Marina del Rey, California
Locanda Positano is a dot on the commercial stretch of Lincoln Avenue that runs from Marina del Rey through Santa Monica; you might just miss this tiny gem if you blink. The fare is southern Italian, reflecting Chef Michelangelo Pinto’s Old World origins (Positano is a 60 kilometer drive from his native Naples); the menu changes every month or so, with a Speciali del Giorno menu that is as substantial as the regular menu. Chef Pinto and paisano partner Paolo Scovolo opened the bistro in 2009; from the street, Locanda Positano presents a diminutive Mediterranean façade. The small dining room is a meld of rustic Italian and modern decor, with pictures of its namesake Positano hanging from the walls. The kitchen delineates the space, with a more austere back room that handles overflow on busy nights; diners are treated to a view of the climate-controlled wine room.
The restaurant prides itself on using local and sustainable produce, with much of it coming from the local farmers markets; the meat is sturdy and flavorful, with Italian favorites such as Piedmontese beef and wild boar; pasta is made in-house (including a gluten-free penne and tagliatelle). The obligatory bread basket arrives at the table with lemon, spice, and herb-infused olive oils, and the staff is adepts at pairing your selection with a fine Italian vintage. Locanda Positano’s Tagliere de Antipasto Misto features an amazing assortment of charcuterie, accompanied by olives and pickled vegetables – expect to see speck, bresaola, Salame Felino sharing a plank with buffalo mozzarella, Gorgonzola and a spicy Pecorino with pistachio and pepper.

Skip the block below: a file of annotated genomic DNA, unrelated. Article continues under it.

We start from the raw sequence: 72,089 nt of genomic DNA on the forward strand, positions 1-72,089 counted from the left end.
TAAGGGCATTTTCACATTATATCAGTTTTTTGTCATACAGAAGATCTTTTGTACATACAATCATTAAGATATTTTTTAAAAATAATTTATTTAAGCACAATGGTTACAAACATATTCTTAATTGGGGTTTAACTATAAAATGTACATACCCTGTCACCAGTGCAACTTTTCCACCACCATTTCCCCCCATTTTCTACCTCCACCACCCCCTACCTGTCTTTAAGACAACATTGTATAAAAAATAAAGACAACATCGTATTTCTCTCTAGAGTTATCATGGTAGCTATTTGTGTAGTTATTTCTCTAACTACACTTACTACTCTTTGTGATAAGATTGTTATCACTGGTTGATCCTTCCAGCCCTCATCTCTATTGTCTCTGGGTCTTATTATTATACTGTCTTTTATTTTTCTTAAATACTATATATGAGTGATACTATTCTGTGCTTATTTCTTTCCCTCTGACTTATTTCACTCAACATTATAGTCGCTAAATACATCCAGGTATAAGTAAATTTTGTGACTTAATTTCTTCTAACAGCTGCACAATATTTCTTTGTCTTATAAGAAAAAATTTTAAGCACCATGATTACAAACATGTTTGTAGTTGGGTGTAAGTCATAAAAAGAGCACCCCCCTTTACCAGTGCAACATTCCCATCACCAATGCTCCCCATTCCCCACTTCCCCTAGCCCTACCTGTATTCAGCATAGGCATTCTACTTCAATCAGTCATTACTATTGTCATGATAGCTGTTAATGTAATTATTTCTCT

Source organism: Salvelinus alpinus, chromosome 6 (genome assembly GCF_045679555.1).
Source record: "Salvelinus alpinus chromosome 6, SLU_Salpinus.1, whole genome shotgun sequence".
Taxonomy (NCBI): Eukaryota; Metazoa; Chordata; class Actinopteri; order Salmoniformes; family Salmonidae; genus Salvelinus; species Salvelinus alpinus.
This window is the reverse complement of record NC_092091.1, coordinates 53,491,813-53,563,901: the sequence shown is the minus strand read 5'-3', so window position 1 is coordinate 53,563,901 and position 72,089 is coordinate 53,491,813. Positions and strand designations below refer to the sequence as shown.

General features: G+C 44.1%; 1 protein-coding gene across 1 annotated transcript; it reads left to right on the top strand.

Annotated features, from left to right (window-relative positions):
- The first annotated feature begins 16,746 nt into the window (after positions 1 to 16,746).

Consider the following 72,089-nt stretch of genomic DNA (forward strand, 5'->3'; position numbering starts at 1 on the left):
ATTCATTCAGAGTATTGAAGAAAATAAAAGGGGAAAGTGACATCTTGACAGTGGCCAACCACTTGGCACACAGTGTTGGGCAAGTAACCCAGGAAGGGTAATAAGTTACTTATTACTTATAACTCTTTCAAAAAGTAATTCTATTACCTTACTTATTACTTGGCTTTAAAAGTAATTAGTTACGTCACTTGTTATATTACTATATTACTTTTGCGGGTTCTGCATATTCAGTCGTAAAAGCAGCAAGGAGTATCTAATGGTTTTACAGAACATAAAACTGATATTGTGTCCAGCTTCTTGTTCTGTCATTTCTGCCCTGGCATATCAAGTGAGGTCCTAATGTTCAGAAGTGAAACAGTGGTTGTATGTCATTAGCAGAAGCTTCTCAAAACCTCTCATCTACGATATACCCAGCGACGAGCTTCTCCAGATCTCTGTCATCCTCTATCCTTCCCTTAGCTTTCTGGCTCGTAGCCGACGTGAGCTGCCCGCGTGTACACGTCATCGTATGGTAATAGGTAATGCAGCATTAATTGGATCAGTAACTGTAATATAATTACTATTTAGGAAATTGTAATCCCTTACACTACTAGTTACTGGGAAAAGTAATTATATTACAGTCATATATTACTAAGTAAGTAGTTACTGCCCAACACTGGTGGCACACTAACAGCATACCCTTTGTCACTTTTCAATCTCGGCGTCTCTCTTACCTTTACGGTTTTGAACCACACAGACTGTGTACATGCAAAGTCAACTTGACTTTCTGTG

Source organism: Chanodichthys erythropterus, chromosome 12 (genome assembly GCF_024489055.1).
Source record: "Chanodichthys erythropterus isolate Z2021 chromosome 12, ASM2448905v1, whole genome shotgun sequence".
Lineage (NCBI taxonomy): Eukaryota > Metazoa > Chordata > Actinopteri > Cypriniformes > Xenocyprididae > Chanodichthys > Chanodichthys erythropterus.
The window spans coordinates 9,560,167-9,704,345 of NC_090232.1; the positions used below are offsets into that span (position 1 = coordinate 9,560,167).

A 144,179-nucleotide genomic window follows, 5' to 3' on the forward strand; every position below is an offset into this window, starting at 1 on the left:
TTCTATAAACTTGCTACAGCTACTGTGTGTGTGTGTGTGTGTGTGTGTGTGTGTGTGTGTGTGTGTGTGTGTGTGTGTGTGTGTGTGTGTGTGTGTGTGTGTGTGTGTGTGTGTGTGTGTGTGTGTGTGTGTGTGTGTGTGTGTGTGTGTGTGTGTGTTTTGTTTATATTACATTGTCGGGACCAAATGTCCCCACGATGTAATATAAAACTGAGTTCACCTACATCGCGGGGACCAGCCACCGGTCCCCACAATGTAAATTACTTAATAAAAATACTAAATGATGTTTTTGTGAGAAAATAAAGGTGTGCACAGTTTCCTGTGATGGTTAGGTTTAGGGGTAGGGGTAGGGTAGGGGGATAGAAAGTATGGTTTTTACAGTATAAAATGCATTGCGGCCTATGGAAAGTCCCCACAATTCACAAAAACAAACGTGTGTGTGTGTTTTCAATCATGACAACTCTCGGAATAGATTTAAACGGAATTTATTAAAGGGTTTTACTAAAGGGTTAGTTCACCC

With octopus, lamb, veal and a variety of other meats on the menu, carnivores may find selecting the appropriate hearty entree daunting, but Locanda Positano’s wild boar appears nightly and is not to be missed. This delicacy is available ossobuco over saffron risotto, or braised and served over pappardelle noodles – the tangy, tender meat is braised and then oven-roasted in wine for 5 hours; the reduction in the pan is used for the murky sauce that infiltrates the dish. Forget the stereotypical cannoli and finish the experience with a house-made panna cotta with fresh berries or tiramisu accompanied by a sturdy caffè or sweet dessert wine.
In a city where authentic Italian cuisine is as rare as a 1998 Quintarelli Amarone, keeping an eye out for this piccolo ristorante is worth the unparalleled Mediterranean experience along the Pacific Coast Highway.
NOTE: The cost for the food was provided by Locanda Positano. The content provided in this article was not influenced whatsoever by the organizer of the event.